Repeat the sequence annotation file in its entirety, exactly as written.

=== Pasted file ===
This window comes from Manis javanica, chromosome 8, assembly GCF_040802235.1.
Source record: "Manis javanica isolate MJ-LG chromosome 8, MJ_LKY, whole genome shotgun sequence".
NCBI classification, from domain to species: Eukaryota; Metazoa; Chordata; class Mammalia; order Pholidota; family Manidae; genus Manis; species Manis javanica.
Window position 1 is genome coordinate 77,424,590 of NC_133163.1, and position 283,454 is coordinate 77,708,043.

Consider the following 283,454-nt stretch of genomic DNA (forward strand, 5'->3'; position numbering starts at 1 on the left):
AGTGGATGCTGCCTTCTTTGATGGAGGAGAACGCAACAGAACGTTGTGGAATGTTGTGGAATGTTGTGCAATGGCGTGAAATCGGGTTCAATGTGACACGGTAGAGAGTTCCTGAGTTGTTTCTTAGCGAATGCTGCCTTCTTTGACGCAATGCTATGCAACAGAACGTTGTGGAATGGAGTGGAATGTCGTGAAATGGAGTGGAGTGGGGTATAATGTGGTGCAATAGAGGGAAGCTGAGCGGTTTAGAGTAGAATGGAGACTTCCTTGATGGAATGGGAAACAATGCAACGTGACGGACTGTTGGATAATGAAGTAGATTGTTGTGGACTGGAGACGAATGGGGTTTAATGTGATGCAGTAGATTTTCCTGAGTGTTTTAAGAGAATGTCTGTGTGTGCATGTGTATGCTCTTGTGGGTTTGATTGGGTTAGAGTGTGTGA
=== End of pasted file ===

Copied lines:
This window comes from Manis javanica, chromosome 8, assembly GCF_040802235.1.
Source record: "Manis javanica isolate MJ-LG chromosome 8, MJ_LKY, whole genome shotgun sequence".
NCBI classification, from domain to species: Eukaryota; Metazoa; Chordata; class Mammalia; order Pholidota; family Manidae; genus Manis; species Manis javanica.
Window position 1 is genome coordinate 77,424,590 of NC_133163.1, and position 283,454 is coordinate 77,708,043.

Consider the following 283,454-nt stretch of genomic DNA (forward strand, 5'->3'; position numbering starts at 1 on the left):
AGTGGATGCTGCCTTCTTTGATGGAGGAGAACGCAACAGAACGTTGTGGAATGTTGTGGAATGTTGTGCAATGGCGTGAAATCGGGTTCAATGTGACACGGTAGAGAGTTCCTGAGTTGTTTCTTAGCGAATGCTGCCTTCTTTGACGCAATGCTATGCAACAGAACGTTGTGGAATGGAGTGGAATGTCGTGAAATGGAGTGGAGTGGGGTATAATGTGGTGCAATAGAGGGAAGCTGAGCGGTTTAGAGTAGAATGGAGACTTCCTTGATGGAATGGGAAACAATGCAACGTGACGGACTGTTGGATAATGAAGTAGATTGTTGTGGACTGGAGACGAATGGGGTTTAATGTGATGCAGTAGATTTTCCTGAGTGTTTTAAGAGAATGTCTGTGTGTGCATGTGTATGCTCTTGTGGGTTTGATTGGGTTAGAGTGTGTGA